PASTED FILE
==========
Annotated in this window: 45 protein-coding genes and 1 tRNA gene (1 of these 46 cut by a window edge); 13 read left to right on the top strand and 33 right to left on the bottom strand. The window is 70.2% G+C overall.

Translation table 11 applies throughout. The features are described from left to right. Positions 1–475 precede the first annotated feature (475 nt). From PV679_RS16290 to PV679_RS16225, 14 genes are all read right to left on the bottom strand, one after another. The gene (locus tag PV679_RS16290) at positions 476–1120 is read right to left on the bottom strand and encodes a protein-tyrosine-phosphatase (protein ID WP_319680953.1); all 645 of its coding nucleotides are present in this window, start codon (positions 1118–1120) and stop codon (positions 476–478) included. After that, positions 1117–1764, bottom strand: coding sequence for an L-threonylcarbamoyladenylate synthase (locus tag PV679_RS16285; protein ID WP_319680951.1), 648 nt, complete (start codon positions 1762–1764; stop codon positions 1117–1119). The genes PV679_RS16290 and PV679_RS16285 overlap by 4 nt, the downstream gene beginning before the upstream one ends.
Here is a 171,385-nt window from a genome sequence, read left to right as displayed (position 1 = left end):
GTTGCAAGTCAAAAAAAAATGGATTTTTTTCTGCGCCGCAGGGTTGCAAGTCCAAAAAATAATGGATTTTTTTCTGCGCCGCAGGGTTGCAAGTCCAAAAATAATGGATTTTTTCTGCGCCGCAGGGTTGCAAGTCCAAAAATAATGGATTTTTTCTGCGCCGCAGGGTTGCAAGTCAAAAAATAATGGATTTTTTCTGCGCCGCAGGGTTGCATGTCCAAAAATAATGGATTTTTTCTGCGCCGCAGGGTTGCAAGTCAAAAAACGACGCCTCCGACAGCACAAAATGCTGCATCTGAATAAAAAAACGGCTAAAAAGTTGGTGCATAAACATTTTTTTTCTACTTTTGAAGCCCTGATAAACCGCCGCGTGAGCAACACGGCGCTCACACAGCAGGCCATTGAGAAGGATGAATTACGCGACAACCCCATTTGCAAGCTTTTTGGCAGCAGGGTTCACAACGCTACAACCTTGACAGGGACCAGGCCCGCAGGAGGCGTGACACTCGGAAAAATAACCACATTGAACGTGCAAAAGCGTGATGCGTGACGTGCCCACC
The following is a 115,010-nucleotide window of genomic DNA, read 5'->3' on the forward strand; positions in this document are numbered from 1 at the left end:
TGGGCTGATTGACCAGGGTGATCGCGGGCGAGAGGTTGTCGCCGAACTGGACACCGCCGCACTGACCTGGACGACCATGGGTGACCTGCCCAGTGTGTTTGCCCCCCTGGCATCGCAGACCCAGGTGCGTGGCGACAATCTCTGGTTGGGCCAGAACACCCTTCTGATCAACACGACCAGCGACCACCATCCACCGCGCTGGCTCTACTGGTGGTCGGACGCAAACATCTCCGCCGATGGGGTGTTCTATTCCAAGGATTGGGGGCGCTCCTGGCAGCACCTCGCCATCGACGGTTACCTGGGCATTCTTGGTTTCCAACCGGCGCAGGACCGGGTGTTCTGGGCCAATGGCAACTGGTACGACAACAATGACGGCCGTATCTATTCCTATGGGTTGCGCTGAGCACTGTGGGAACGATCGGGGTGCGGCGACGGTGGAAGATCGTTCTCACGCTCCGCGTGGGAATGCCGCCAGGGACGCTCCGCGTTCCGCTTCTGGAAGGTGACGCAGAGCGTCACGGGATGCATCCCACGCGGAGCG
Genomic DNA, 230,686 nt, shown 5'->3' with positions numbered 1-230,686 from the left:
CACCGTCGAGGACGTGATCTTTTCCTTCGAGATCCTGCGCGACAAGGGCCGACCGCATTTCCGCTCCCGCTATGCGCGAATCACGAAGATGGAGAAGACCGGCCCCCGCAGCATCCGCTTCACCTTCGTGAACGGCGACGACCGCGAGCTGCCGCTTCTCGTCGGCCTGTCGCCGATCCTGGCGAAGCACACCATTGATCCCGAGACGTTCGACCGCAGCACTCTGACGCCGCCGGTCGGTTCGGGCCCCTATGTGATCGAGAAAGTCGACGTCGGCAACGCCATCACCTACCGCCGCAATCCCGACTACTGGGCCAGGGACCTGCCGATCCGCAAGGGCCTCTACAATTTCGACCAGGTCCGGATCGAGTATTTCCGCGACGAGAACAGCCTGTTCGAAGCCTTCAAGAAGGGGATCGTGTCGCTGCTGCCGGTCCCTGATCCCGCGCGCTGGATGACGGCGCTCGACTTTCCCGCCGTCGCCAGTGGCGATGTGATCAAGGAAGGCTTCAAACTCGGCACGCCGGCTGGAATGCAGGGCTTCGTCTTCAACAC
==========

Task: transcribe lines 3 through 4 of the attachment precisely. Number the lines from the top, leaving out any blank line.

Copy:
Here is a 171,385-nt window from a genome sequence, read left to right as displayed (position 1 = left end):
GTTGCAAGTCAAAAAAAAATGGATTTTTTTCTGCGCCGCAGGGTTGCAAGTCCAAAAAATAATGGATTTTTTTCTGCGCCGCAGGGTTGCAAGTCCAAAAATAATGGATTTTTTCTGCGCCGCAGGGTTGCAAGTCCAAAAATAATGGATTTTTTCTGCGCCGCAGGGTTGCAAGTCAAAAAATAATGGATTTTTTCTGCGCCGCAGGGTTGCATGTCCAAAAATAATGGATTTTTTCTGCGCCGCAGGGTTGCAAGTCAAAAAACGACGCCTCCGACAGCACAAAATGCTGCATCTGAATAAAAAAACGGCTAAAAAGTTGGTGCATAAACATTTTTTTTCTACTTTTGAAGCCCTGATAAACCGCCGCGTGAGCAACACGGCGCTCACACAGCAGGCCATTGAGAAGGATGAATTACGCGACAACCCCATTTGCAAGCTTTTTGGCAGCAGGGTTCACAACGCTACAACCTTGACAGGGACCAGGCCCGCAGGAGGCGTGACACTCGGAAAAATAACCACATTGAACGTGCAAAAGCGTGATGCGTGACGTGCCCACC